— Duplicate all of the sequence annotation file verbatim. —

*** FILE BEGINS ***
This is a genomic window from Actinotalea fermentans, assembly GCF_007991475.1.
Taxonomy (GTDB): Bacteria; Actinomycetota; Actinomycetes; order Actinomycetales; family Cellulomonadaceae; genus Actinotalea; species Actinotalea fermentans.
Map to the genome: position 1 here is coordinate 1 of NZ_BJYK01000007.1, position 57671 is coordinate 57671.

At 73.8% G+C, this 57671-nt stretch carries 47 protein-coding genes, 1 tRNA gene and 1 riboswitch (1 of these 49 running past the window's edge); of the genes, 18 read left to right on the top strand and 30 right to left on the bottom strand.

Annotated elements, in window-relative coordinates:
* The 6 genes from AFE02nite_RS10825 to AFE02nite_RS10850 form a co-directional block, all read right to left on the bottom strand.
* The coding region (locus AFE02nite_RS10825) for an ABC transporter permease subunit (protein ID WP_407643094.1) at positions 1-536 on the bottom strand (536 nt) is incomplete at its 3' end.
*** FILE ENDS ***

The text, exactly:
This is a genomic window from Actinotalea fermentans, assembly GCF_007991475.1.
Taxonomy (GTDB): Bacteria; Actinomycetota; Actinomycetes; order Actinomycetales; family Cellulomonadaceae; genus Actinotalea; species Actinotalea fermentans.
Map to the genome: position 1 here is coordinate 1 of NZ_BJYK01000007.1, position 57671 is coordinate 57671.

At 73.8% G+C, this 57671-nt stretch carries 47 protein-coding genes, 1 tRNA gene and 1 riboswitch (1 of these 49 running past the window's edge); of the genes, 18 read left to right on the top strand and 30 right to left on the bottom strand.

Annotated elements, in window-relative coordinates:
* The 6 genes from AFE02nite_RS10825 to AFE02nite_RS10850 form a co-directional block, all read right to left on the bottom strand.
* The coding region (locus AFE02nite_RS10825) for an ABC transporter permease subunit (protein ID WP_407643094.1) at positions 1-536 on the bottom strand (536 nt) is incomplete at its 3' end.